How We Compare to Our Competitors?
- Other soda maker companies typically require you to purchase their proprietary bottles and CO₂ gas. That's not how we operate. We take the "open source" approach. And our customers appreciate it. Most of our competitors' products are bulky counter top appliances.
- We take pride in our products fitting in your silverware drawer. Our competitors make and sell you a shiny showpiece - eye candy for your table or kitchen counter.
- Our products are rugged, durable no-frills carbonation tools built tough to do their job and last a lifetime. None of our competitors' products in major retail chain stores has a built-in pressure regulator to ensure your safety. Ours does.
- Most of our competitors' void your warranty if you use their carbonator to fizz up anything but plain water. We have no such restriction and encourage you to fizz up anything you can fit in a soda bottle.
What is the difference between the basic Fizz Giz kit, the Soda Rope and the Soda Stick?
Each product operates under the basic premise of dispensing pressure regulated CO₂ into a soda bottle capped with a patented FiZZ GiZ cap (US PAT D708708S & US 9173430 B1). Using FiZZ-GiZ caps placed on regular soda bottles you purchase at the store, you use the FiZZ-GiZ hand-held dispenser, the Soda Rope or the Soda stick to put CO₂ into a bottle containing your beverage and shake it. The basic FiZZ-GiZ kit's hand-held unit is unique in that it uses CO₂ bulbs while the Soda Rope and Soda Stick use common CO₂ tanks for their source of carbonation. The FiZZ-GiZ is more portable than the Soda Rope and Soda Stick. But it costs more per liter to use disposable CO₂ cartridges to make soda.
How much does it cost to make soda?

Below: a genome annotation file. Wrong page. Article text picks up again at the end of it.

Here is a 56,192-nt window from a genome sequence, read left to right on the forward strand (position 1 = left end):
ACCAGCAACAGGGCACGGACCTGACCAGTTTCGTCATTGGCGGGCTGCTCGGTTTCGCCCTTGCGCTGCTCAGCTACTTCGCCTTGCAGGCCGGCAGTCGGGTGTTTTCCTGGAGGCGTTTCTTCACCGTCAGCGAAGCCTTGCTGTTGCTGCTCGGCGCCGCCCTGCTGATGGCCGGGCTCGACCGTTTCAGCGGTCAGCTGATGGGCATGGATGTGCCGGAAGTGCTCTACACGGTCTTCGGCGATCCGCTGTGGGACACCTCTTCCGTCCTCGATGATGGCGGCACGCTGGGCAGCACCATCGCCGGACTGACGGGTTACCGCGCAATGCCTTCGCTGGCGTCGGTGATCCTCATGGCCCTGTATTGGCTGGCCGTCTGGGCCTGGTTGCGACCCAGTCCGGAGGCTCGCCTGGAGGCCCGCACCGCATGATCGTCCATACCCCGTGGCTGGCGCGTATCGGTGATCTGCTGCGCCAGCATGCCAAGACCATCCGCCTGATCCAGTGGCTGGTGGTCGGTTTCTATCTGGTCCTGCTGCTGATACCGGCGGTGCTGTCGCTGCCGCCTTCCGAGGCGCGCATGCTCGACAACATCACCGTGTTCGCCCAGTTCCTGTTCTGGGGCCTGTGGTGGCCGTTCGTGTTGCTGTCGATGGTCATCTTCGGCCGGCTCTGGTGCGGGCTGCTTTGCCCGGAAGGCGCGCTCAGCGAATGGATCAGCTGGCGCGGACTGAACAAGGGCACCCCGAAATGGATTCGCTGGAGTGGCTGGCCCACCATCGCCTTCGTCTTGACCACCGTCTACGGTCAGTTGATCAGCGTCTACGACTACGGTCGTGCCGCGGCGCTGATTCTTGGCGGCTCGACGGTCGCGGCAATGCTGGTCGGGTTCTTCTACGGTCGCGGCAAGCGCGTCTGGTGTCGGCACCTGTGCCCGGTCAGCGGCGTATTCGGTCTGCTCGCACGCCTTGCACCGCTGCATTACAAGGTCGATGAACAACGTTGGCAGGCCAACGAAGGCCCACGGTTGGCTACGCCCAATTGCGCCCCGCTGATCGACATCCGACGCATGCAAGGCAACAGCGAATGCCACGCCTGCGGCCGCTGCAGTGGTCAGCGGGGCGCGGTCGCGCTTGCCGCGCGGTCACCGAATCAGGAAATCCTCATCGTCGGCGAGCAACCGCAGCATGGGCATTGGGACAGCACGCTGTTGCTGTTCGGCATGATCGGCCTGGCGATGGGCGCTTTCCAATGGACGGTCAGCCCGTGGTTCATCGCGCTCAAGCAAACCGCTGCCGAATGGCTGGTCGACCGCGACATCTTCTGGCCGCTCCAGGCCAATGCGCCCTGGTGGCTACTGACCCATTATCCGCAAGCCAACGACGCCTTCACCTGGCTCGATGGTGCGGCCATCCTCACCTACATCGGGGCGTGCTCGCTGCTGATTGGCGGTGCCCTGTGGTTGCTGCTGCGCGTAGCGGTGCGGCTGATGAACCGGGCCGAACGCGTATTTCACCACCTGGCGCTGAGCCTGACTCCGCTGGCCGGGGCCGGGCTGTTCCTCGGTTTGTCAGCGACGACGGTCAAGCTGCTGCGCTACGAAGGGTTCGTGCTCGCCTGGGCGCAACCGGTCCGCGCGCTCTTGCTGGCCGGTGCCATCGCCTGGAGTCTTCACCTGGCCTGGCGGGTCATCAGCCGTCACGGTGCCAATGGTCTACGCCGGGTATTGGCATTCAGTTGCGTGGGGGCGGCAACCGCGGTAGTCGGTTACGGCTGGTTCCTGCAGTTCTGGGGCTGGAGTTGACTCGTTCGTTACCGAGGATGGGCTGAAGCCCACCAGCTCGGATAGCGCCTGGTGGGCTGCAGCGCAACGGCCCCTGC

After you purchase the product, the cost per liter is determined by the cost of the CO₂ that you purchase but in general it costs approximately twenty-cents to carbonate a 12oz bottle using the smaller disposable cartridges and about 1½ cents to carbonate the same bottle with the Soda Rope or Soda Stick.
Why do I need a Fizz-Giz cap?
The proprietary, patented Fizz-Giz cap has a one way valve that allows the CO₂ to enter the bottle but not escape. Our CO₂ dispensers are made to work with our caps.
What is "food grade" CO₂?
Good question. CO₂ is not food. Neither is salt. You may have heard people talk about "food grade CO₂". And you can find many opinions regarding the subject online - some educated, some not so much. What you won't find is a specification for "food grade CO₂" set forth by the U.S. Food and Drug Administration in the applicable section of the Code of Federal Regulations. The FDA has this to say about carbon dioxide. The phrase "food grade" does not appear anywhere in the text. The FDA does not specify a purity level for CO₂ used as a food/beverage additive and states that the use of CO₂ as an additive is Generally Recognized As Safe. If you add some oxygen, nitrogen water, argon, car emissions, chemicals from factories, dust, pollen or mold spores to a tank of pure CO₂, it's no longer pure CO₂. All these items are found in the air you breathe - in far greater concentrations than you'll ever find in a tank of CO₂ gas bottled by a reputable commercial gas distributor.
CO₂ Tank Questions
What kind of CO₂ tank do I need for the Soda Rope and Soda Stick?
Both the Soda Rope and the Soda Stick are made to fit common CO₂ paintball tanks with on/off valves. You can also purchase an adapter that enables you to use the Soda Rope and Soda Stick on conventional CGA-320 tanks. CO₂ tanks are made from the same materials SCUBA tanks are made of, largely aluminum and steel.